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Student Reports: A Rewarding Undertaking - Undergraduate Report (cont.)

Frank J. Swetz

Diophantine Equations


Diophantus, often known as the “father of algebra,” was a Greek mathematician in approximately 250 AD. He was the first to attempt algebraic notation. In his Arithmetica, a work on solutions of algebraic equations and the theory of numbers, he showed how to solve simple and quadratic equations. Diophantus was interested in exact solutions rather than approximate solutions considered perfectly appropriate. Diophantus found interest in polynomial equations in one or more variables for which it is necessary to find a solution in integer form. He found solutions to equations that are negative or irrational square roots to be useless.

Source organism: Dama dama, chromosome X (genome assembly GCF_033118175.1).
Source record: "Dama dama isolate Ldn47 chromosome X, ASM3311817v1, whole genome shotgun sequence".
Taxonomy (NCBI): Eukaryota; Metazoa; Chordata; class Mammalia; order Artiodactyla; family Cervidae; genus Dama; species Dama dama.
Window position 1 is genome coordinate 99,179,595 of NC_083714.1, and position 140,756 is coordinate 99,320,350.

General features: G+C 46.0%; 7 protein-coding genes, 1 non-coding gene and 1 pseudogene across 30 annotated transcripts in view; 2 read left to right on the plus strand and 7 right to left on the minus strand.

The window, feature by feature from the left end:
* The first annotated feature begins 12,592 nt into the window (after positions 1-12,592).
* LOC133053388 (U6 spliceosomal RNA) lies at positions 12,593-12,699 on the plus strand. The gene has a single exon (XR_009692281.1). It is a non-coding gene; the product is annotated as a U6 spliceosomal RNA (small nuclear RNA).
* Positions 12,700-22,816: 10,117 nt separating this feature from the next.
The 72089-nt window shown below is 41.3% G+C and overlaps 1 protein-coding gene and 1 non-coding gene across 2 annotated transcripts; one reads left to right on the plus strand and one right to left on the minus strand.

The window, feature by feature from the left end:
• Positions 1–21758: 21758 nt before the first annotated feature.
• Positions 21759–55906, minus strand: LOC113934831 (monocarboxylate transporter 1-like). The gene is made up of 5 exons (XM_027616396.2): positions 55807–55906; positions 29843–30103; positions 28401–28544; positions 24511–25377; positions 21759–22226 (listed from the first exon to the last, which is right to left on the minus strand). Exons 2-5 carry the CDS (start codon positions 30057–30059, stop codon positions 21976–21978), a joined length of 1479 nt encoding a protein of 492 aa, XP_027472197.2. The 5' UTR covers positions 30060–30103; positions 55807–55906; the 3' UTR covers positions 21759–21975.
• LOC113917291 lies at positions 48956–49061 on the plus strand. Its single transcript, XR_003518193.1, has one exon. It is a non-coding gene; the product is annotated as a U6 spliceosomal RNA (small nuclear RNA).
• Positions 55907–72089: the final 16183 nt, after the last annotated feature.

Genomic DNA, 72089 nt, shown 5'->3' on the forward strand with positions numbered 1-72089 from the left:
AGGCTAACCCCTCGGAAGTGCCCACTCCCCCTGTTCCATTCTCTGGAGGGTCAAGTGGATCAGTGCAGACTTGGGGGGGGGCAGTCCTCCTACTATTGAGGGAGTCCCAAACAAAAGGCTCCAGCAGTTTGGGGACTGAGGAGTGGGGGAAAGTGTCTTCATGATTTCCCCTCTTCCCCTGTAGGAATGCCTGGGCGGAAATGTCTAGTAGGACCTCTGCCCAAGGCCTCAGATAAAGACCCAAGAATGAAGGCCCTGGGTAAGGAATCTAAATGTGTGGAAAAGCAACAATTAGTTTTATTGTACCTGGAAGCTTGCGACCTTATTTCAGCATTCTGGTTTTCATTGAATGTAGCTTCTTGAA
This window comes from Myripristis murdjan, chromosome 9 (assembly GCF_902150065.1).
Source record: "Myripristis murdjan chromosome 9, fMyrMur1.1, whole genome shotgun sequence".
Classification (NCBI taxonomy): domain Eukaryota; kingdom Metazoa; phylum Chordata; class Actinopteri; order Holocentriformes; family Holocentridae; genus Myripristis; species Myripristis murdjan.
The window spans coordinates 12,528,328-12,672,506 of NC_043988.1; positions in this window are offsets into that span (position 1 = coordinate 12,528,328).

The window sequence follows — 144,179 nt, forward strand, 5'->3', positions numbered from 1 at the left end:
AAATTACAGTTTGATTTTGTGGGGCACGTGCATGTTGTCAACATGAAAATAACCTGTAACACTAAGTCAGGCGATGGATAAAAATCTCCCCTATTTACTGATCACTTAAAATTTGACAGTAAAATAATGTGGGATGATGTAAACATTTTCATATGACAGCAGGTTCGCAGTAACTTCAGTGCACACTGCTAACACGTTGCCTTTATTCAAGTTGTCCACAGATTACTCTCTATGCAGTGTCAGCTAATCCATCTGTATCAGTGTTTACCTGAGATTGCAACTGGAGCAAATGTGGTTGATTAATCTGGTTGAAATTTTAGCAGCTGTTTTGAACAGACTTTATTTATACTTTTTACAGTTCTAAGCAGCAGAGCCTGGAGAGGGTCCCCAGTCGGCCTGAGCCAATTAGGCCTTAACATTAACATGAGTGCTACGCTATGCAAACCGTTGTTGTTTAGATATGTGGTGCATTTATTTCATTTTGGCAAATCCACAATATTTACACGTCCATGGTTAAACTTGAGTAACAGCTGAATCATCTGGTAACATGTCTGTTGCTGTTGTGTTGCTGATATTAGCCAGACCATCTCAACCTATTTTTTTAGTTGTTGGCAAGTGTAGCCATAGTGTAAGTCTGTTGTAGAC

Diophantine Equation - An equation in which the coefficients are integers and the solutions are also required to be integers.

Examples of Diophantine Equations:

x + y = 5          linear


(2x–1)2=2n –7

x2 + p = 2n

x+ 3 = 4n

xn + yn = zn, for n = 2    Pythagoras’ Theorem,

for n ≥ 3 Fermat's Last Theorem (that there is no integer solution)

x2 – dy2 = 1      Pell's equation

ax + by = 1      Bezout's identity

A4 + B4 = C4 + D4


Frank J. Swetz, "Student Reports: A Rewarding Undertaking - Undergraduate Report (cont.)," Convergence (July 2007)